Book Preview: “Careers in IP Law” by Sharra Brockman

“If you get a law degree you can do anything you want.” That is a phrase often heard before, during, and after attending law school. How much valuable information ever follows that sentence? My guess is not much.

Image courtesy of the ABA-IPL.However, Ms. Sharra Brockman aims to bring real answers to that token phrase in her new book, “Careers in IP Law,” published by the American Bar Association’s Section of Intellectual Property Law.

Keeping A Professional Image Online

A recent segment on ‘The Ellen Show’ got me thinking about the importance of your online image. In the clip, you can watch as Ellen DeGeneres surprises members of her audience by showing embarrassing photos they posted on Facebook. Some are mortified, others are strangely proud. Below are a few take away points from Ellen’s mischief.

https://www.youtube-nocookie.com/embed/SCaKuAdKumA?rel=0

Legal Blogging for Reputation 101

Have you been thinking about starting a blog, but don’t know how? Or, do you have a blog, but can’t find the time or inspiration to update it?

Image credit: Sue Richards (via Flickr)I highly suggest you check out Ernie Svenson’s new book, Blogging in One Hour for Lawyers. The book was recently released by the American Bar Association (ABA) and offers advice for attorneys looking to blog.  The book provides entire chapters on setting up a blog for attorneys that might not be tech-savvy. At one point, Ernie talks about a blog providing attorneys a way of standing out in a competitive world. The book starts off by encouraging readers to “Google” themselves. Have you done this recently?

Legal Tech News Sources For Law Students

Finding the time in school to complete the assigned reading and projects is hard enough. That’s why efficiency is critical when it comes to staying informed about the latest developments in your legal field. I’ve put together a list of technology-related legal news sources for the general public as well as attorneys and law students. I’ve attempted to organize the list based upon the weekly commitment it takes to stay updated:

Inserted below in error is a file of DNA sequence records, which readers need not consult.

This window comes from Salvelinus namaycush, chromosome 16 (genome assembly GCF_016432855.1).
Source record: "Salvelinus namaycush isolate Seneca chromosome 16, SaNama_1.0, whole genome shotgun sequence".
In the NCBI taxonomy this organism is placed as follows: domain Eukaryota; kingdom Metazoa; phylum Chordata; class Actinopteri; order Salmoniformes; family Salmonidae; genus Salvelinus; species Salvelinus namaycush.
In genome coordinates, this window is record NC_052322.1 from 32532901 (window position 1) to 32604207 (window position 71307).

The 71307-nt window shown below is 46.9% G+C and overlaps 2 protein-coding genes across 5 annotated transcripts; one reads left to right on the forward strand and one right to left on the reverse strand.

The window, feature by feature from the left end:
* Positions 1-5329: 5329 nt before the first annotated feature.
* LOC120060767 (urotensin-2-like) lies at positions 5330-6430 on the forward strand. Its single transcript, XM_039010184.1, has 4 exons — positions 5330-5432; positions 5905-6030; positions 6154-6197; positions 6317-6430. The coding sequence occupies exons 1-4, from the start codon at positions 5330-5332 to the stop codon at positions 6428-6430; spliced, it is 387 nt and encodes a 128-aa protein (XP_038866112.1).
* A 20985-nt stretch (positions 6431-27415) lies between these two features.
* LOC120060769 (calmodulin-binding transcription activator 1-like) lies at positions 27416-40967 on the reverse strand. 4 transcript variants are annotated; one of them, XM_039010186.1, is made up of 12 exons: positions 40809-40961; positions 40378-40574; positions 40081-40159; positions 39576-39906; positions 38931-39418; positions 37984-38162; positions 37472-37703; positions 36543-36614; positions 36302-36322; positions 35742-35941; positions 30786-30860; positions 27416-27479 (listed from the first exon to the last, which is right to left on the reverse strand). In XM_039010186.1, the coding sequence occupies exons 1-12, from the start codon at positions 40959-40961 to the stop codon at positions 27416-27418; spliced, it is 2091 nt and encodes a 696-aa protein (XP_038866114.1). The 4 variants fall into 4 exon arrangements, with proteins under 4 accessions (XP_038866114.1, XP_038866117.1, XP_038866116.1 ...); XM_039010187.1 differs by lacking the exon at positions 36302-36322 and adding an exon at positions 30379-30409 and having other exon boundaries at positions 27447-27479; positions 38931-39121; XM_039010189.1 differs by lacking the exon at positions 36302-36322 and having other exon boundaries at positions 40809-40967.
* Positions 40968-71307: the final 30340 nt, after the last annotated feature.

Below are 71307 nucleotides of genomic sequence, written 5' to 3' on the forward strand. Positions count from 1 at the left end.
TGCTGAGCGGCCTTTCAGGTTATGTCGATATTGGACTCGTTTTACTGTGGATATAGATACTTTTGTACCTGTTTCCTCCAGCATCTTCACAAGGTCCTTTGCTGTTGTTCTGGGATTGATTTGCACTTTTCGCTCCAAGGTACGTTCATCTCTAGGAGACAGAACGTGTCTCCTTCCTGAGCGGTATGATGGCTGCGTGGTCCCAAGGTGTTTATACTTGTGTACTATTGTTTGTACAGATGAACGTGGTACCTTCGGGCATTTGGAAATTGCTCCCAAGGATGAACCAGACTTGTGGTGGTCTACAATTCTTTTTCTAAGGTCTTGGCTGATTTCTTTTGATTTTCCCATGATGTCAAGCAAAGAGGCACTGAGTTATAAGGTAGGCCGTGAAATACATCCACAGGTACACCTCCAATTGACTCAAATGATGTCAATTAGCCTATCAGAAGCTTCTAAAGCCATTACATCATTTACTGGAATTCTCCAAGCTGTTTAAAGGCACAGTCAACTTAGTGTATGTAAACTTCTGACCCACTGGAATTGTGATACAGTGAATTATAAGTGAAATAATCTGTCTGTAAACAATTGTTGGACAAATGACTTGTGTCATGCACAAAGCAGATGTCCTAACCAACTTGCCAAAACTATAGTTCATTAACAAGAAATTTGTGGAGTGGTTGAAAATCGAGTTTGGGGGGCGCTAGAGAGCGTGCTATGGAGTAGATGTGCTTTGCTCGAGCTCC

I recommend making a folder on your bookmarks bar for quick access to your favorite news sources.

 

Essential Law School Apps – Part IV – WestlawNext

This is the fourth part of a series of posts in which I will profile the apps and services I found essential to my first year as a law student. The first semester I restricted use to a laptop. After receiving an iPad 2 for Christmas, the second semester was limited to in-class use of the iPad and free reign while at home.

“Whether you find yourself at a court bench or park bench, WestlawNext can produce results unlike any other legal platform available.”

1: Westlaw Goes ‘Next’

Learning to research effectively. That is one of the many goals all law students will have during their time in school. Effective research techniques will continue to become refined through practice. When new technologies are developed to help the research process, they are certainly welcomed.

WestlawNext is known as the “Google”-like approach to legal research.  This is because the service offers a simple, unified search bar which delivers powerful results, much like Google itself. The searches can be limited to specific jurisdictions, sources, dates, and more. A WestlawNext search is optimized for plain language as well as the classic Boolean operators. Therefore, Westlaw Classic users will feel right at home in the use of Boolean operators, while new students will become familiar with their plain language counterparts. Both are necessary and helpful in researching on WestlawNext.

Essential Law School Apps – Part III – Dropbox

Welcome to the third part of a series of posts in which I will profile the apps and services I found essential to my first year as a law student! The first semester I restricted use to a laptop. After receiving an iPad 2 for Christmas, the second semester was limited to in-class use of the iPad and free reign outside of class.